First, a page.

In order to answer this it is necessary to understand the basic definition to the mitzva of Talmud Torah. The Rambam writes that there are two sources for the mitzva; “You shall teach them to your children” and “you shall teach them sharply to your children.”. From these commands to teach children the Rambam derives that a person must learn Torah – the fundamental reason given for learning Torah is so that one can teach it to his children. We see from here that the mitzva of ‘Talmud Torah’ refers to teaching as much as to learning. Moreover, the Rambam brings the Chazal that ‘children’ also refers to students, and that a fundamental part of the mitzva is to teach people even if they are not one’s own children. Thus, it is quite understandable that Rav Elyashiv can translate, being ‘osek b’Torah’ as meaning ‘causing others to learn’ Torah.
How typical of our Brisk-infested world. One quotes Chazal only by means of the Rambam.
This also helps us understand why it was important that the leader of the Jewish people be one who causes others to learn Torah – his role was to preserve and continue the mesora and thereby preserve the eternal nature of the Torah.
Actually, the whole discussion is silly. Moshe was only referring to dynastic political leadership, equivalent to a Shofet. There is no amorphous “Torah leadership”, the concept of which began with the politics of Agudas Yisrael and like precedents. The head of the Sanhedrin is chosen by merit alone, not mere inheritance, so God does not “appoint” them. For example, Yiftach was a Shofet, at the same time Pinchas was head of the Sanhedrin. And yes, that specific example is meant to destroy a popular canard of Appeal to Authority.
We have seen how intrinsic teaching Torah is to the mitzva of learning Torah. Moroever, whilst teaching Torah is a great chesed to other people, it is also clear that there is a very significant element of bein adam le’utsmo in teaching Torah – it helps develop our appreciation of the eternal nature of Torah and to play a role in passing it on to the next generation.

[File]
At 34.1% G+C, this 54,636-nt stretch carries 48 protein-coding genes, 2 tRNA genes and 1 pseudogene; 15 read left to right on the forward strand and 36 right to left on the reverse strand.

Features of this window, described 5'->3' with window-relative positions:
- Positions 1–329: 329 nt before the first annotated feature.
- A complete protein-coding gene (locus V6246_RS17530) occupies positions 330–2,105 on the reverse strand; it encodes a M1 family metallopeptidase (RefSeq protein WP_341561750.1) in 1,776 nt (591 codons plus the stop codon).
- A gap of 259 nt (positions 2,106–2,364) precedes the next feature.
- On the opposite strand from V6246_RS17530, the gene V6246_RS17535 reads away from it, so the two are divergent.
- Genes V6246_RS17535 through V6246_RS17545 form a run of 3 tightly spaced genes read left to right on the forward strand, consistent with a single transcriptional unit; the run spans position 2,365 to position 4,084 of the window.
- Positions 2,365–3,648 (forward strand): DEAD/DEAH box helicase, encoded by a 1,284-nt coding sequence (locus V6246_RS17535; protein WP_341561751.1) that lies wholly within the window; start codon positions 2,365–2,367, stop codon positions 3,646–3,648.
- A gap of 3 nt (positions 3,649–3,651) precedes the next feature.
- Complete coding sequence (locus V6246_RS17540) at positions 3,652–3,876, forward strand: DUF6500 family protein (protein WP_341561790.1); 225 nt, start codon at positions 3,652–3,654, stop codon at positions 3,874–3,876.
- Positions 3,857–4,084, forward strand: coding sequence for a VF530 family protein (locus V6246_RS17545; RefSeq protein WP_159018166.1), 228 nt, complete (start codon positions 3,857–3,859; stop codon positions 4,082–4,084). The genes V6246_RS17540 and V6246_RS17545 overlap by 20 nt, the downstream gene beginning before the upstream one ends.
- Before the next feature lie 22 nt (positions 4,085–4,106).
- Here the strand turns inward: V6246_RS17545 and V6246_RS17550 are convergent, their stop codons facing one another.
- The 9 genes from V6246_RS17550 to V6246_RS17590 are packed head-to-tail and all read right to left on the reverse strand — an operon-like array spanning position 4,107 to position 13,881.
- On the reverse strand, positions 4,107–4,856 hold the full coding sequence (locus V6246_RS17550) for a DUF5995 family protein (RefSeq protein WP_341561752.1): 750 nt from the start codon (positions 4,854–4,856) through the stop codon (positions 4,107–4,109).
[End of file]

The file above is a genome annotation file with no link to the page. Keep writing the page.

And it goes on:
As usual, Mussar invents ridiculous principles like “between man and himself” and corrupts the mind with vapid verbose “helps develop our appreciation of…” blah blah. What’s the difference between Mussar and secular psychology? There isn’t any.
 Bamidbar Rabbah, 21:14.
 This question is asked by Rav Yosef Shalom Elyashiv Shlita, Divrei Aggada, p.319.
 See his continuation in Divrei Aggada, p.319-20 where he elaborates on the necessity to share one’s Torah with those who are distant from the true path. We also learn from his explanation that the ability and willingness to share Torah with others is a key trait in determining an effective leader.
 The Mishna in Avos, 1:1 tells us that we must “establish many students.” The Tiferes Yisroel writes that it is not enough to merely teach one’s own children but one must teach other Jews as well.
Mussar has nothing in common with Judaism. Whenever you come across Mussar literature, ask yourself this: Can you take the author’s words alone (without the Jewish sources meant to grant them legitimacy), and picture them being spoken by a Cursedian Galach (“priest”) in his house of idol worship?